I had an amazing father, and even though he passed away over 20 years ago, I still miss him and greatly enjoy hearing stories told about him by family, good friends, or simply someone who was a recipient of his generosity. These stories help me hold on to him and remind me of what a remarkable man he was.
A while back I reconnected with Jeff, an old college boyfriend, and we exchanged a few e-mails to catch up on each other’s lives. Jeff, knowing how much my father meant to me, asked me about him and my family right away. He hoped we were all healthy and happy. In my return e-mail to Jeff, I explained that my father had passed away right after college and how much I still missed him.
I think that Jeff must have known that he hit a nerve, because he sent me back a very thoughtful e-mail. In it he told me how kind my father had been to him and that he knew his death must have been a terrible blow to me. He then proceeded to tell me a story about my father that he knew I had never heard.
During college, Jeff and I were getting serious, and I decided it was time to bring him home for Thanksgiving to meet my family. It was important to me that my family liked Jeff and that he gained my father’s approval. Jeff and I drove from college to my home in his beat-up old Toyota Corolla and just barely made it. Jeff knew the car was falling apart, but he was a college student, and the money he earned from his part-time job at school went to room and board and that was about it. My father was a mechanic and quickly noted the poor state the car was in. He invited Jeff to come over to his garage so he could take a look at it. I’m sure this was my father’s way not only to see if Jeff knew anything about cars, but also to check him out to see if he was worthy of his daughter.
My father took one look at Jeff’s car and immediately saw that it needed a complete tune-up. He didn’t ask any questions, didn’t even ask if Jeff could pay him; he just started to do the necessary work. My dad handed Jeff some spark plugs, told him to put them in, and he turned away to get some additional parts. Now Jeff hadn’t worked on too many cars before and, not knowing what to do but embarrassed to say so, quickly pushed the plugs in. My father came back with the other parts and looked at the spark plugs. He paused for a moment and then pulled them out and put them in the correct way. He didn’t say anything to Jeff or make fun of him for not knowing the right way to put in a spark plug; he just kept working away on the car like nothing happened.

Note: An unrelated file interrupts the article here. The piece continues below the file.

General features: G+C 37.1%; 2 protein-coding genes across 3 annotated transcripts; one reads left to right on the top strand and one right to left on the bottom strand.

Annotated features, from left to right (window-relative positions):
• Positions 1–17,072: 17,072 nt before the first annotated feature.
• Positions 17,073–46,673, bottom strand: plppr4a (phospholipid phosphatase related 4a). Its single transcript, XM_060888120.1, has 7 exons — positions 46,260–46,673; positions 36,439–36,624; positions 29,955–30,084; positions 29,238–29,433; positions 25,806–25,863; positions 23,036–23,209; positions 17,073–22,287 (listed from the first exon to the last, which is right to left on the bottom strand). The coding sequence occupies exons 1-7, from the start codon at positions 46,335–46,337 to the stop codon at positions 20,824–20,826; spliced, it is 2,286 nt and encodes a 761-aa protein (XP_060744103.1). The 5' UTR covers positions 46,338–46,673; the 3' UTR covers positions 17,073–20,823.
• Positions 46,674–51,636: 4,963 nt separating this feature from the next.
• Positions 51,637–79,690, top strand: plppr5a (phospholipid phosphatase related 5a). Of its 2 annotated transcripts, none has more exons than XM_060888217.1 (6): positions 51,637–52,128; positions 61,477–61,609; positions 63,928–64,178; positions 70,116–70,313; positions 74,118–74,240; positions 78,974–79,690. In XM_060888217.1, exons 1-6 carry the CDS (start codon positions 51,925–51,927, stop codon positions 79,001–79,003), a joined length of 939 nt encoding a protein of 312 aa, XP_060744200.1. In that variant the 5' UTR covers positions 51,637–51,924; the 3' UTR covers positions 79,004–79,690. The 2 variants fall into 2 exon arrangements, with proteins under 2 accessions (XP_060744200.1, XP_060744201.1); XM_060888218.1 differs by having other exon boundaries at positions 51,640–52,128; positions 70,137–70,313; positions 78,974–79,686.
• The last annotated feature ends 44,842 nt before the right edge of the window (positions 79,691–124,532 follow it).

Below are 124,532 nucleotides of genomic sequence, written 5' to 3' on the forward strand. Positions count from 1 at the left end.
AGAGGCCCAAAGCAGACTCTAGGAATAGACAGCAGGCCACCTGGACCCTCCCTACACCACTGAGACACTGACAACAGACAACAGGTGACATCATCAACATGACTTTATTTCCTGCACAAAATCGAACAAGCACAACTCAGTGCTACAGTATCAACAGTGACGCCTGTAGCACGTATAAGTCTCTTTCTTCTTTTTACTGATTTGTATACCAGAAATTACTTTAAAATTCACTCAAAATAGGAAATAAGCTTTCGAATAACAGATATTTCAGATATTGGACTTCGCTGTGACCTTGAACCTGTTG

While reading Jeff’s e-mail, I reflected on that day. I remembered that when my dad and Jeff had come back from the garage, I could tell that the two of them had bonded. And never once did my father spill the beans about Jeff’s lack of car-repair knowledge.
In his e-mail Jeff told me, “I couldn’t believe how cool your dad was. I felt like an idiot, and he could have made fun of me, but, instead, he finished tuning up my car and would not accept any money from me—he even gave me gas money for the trip back. He just winked at me, smiled, and told me to take good care of his daughter.”
My heart swelled when I read this e-mail, and I got a huge grin on my face. What a treat to hear this story for the very first time and to get yet another validation of what a great man my father was. He was generous in so many ways, and this story reminded me how much he loved me and wanted me to be happy. It also made me a little sad that my father didn’t get to spend much time with my husband. I know the two of them would have been great friends.
I thanked Jeff for the story and the great memory of my father. If you have a great memory about someone’s dad, especially if his or her father is no longer alive, please share the story with him or her this Father’s Day—it will make their day!